Top 10 Books I Read in 2018

Charles Spurgeon once said, “Give yourself unto reading. The man who never reads will never be read; he who never quotes will never be quoted. He who will not use the thoughts of other men’s brains proves that he has no brains of his own. You need to read.” Every year I assemble a list of the best books I’ve read in the given year. My hope is that this list will serve you in that it 1) inspires you to read more in 2019 and 2) gives you a couple of ideas of books to read. So, Tolle Lege!

10. No Quick Fix by Andy Naselli

In No Quick Fix, a shorter and more accessible version of his book Let Go and Let God?, Naselli critiques higher life theology from a biblical perspective. He shows that it leads not to freedom, but to frustration because it promises something it has no power to deliver. Along the way, he tells the story of where higher life theology came from, describes its characteristics, and compares it to what the Bible really says about how we overcome sin and become more like Christ.

9. Teaching as Jesus Taught by Roy Zuck

Bible teachers have an ideal model for evaluating their pedagogy: the Master Teacher Jesus Read through the Gospels, and you quickly reach the conclusion that Jesus was a dynamic, remarkably effective teacher; never boring, always stimulating; never obtuse, always clear; never pompous or distant, always personal and lovingly concerned. Zuck explores Jesus’ involvement of students in the learning process, his modeling of truth, his method of responding to questions, his use of rhetorical technique, visuals, and illustrations, and his attitude toward those who sat under his instruction.

8. Great at Work by Morten Hansen

Why do some people perform better at work than others? This deceptively simple question continues to confound professionals in all sectors of the workforce. Now, after a unique, five-year study of more than 5,000 managers and employees, Morten Hansen reveals the answers in his “Seven Work Smarter Practices” that can be applied by anyone looking to maximize their time and performance.

7. The Preacher’s Catechism by Lewis Allen

The work of a pastor can make it easy to overlook the deep needs of their own soul. These 43 questions and answers, written to reflect the format of historic catechisms, seek to provide nourishment for weary pastors in the thick of ministry. Each chapter features content designed to care for your spiritual health, feeding your mind and heart with life-giving truth aimed at helping you press on in ministry with endurance, contentment, and joy.

6. The Gospel Comes with a House Key by Rosaria Butterfield 

With this story of her conversion as a backdrop, Rosaria Butterfield invites us into her home to show us how God can use this same “radical, ordinary hospitality” to bring the gospel to our lost friends and neighbors. Such hospitality sees our homes as not our own, but as God’s tools for the furtherance of his kingdom as we welcome those who look, think, believe, and act differently from us into our everyday, sometimes messy lives―helping them see what true Christian faith really looks like.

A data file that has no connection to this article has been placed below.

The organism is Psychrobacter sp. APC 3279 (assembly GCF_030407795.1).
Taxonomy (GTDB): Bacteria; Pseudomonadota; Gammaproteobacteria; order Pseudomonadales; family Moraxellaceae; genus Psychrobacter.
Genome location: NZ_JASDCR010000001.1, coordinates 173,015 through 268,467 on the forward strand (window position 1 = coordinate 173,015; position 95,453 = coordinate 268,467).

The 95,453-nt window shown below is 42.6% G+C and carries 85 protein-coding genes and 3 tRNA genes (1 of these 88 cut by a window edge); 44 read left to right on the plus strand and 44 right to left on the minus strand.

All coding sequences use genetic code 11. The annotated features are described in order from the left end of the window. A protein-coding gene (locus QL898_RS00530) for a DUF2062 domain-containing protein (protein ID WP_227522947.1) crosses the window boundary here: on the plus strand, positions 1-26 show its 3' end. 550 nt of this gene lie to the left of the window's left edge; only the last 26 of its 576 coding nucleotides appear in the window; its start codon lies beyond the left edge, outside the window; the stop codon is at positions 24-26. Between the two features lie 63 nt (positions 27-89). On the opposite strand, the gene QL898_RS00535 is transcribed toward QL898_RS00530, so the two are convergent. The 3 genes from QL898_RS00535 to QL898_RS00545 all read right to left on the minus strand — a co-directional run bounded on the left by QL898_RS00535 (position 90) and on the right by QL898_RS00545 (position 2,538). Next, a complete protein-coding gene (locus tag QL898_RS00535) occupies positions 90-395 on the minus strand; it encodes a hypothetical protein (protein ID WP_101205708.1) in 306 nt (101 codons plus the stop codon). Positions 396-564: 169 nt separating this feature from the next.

5. Unstuck by Matt Perman

How to Get Unstuck introduces readers to ten core principles that are at the heart of becoming an effective person for the glory of God. These principles are flexible enough for people to adapt and apply them to their own life and context. Also included is a plan for getting started in using these principles and applying them to real life.

4. Some Pastors and Teachers by Sinclair Ferguson

Some Pastors and Teachers: Reflecting a Biblical Vision of what Every Minister is Called to Be is a volume for every minister’s study and indeed for the bookshelves and bedside tables of everyone who has a concern for the ministry of the gospel and the well-being of the church in the twenty-first century. In many ways, it reflects the biblical vision of what every minister is called to be: pastor, teacher, counsellor, and example – but also a man who is growing spiritually, both in understanding and in character, before the eyes of his congregation.

3. Charles Spurgeon on the Christian Life by Michael Reeves

Charles Spurgeon (one of my heroes of the faith!), widely hailed as the “Prince of Preachers,” is well known for his powerful preaching, gifted mind, and compelling personality. Over the course of nearly four decades at London’s famous New Park Street Chapel and Metropolitan Tabernacle, Spurgeon preached and penned words that continue to resonate with God’s people today. Organized around the main beliefs that undergirded his ministry, this introduction to Spurgeon’s life and thought will challenge readers to live their lives for the glory of God.

2. Liturgy of the Ordinary by Tish Warren

Framed around one ordinary day, this book explores daily life through the lens of liturgy, small practices, and habits that form us. Each chapter looks at something―making the bed, brushing her teeth, losing her keys―that the author does every day. Drawing from the diversity of her life as a campus minister, Anglican priest, friend, wife, and mother, Tish Harrison Warren opens up a practical theology of the everyday. Each activity is related to a spiritual practice as well as an aspect of our Sunday worship.

1. C.S. Lewis on the Christian Life by Joe Rigney

C. S. Lewis excelled at plumbing the depths of the human heart, both the good and the bad, the beautiful and the corrupt. From science fiction and fantasy to essays, letters, and works of apologetics, Lewis has offered a wealth of insight into how to live the Christian life. In this book, Rigney explores the center of Lewis’s vision for the Christian life. I found myself enveloped by Rigney’s approach to showing the good (and bad!) of Lewis’ life and theology.
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